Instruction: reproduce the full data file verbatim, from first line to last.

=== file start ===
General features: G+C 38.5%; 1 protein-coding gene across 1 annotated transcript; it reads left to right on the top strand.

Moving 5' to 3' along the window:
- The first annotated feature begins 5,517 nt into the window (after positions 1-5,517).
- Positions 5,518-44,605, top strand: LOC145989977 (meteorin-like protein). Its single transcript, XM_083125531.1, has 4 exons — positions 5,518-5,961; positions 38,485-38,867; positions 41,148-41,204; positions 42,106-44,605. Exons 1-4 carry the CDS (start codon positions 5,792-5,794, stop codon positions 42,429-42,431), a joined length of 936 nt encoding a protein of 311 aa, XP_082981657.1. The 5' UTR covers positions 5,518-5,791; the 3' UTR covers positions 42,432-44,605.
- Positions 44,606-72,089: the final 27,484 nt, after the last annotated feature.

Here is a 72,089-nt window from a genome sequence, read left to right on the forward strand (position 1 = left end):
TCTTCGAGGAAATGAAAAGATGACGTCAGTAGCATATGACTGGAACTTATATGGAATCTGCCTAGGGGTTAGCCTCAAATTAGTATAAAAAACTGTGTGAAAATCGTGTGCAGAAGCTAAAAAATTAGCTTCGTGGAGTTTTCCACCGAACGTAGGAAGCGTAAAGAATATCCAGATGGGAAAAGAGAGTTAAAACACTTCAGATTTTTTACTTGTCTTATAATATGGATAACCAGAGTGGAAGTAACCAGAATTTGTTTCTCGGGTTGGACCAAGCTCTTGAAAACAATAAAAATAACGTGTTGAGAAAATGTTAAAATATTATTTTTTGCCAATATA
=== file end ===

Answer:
General features: G+C 38.5%; 1 protein-coding gene across 1 annotated transcript; it reads left to right on the top strand.

Moving 5' to 3' along the window:
- The first annotated feature begins 5,517 nt into the window (after positions 1-5,517).
- Positions 5,518-44,605, top strand: LOC145989977 (meteorin-like protein). Its single transcript, XM_083125531.1, has 4 exons — positions 5,518-5,961; positions 38,485-38,867; positions 41,148-41,204; positions 42,106-44,605. Exons 1-4 carry the CDS (start codon positions 5,792-5,794, stop codon positions 42,429-42,431), a joined length of 936 nt encoding a protein of 311 aa, XP_082981657.1. The 5' UTR covers positions 5,518-5,791; the 3' UTR covers positions 42,432-44,605.
- Positions 44,606-72,089: the final 27,484 nt, after the last annotated feature.

Here is a 72,089-nt window from a genome sequence, read left to right on the forward strand (position 1 = left end):
TCTTCGAGGAAATGAAAAGATGACGTCAGTAGCATATGACTGGAACTTATATGGAATCTGCCTAGGGGTTAGCCTCAAATTAGTATAAAAAACTGTGTGAAAATCGTGTGCAGAAGCTAAAAAATTAGCTTCGTGGAGTTTTCCACCGAACGTAGGAAGCGTAAAGAATATCCAGATGGGAAAAGAGAGTTAAAACACTTCAGATTTTTTACTTGTCTTATAATATGGATAACCAGAGTGGAAGTAACCAGAATTTGTTTCTCGGGTTGGACCAAGCTCTTGAAAACAATAAAAATAACGTGTTGAGAAAATGTTAAAATATTATTTTTTGCCAATATA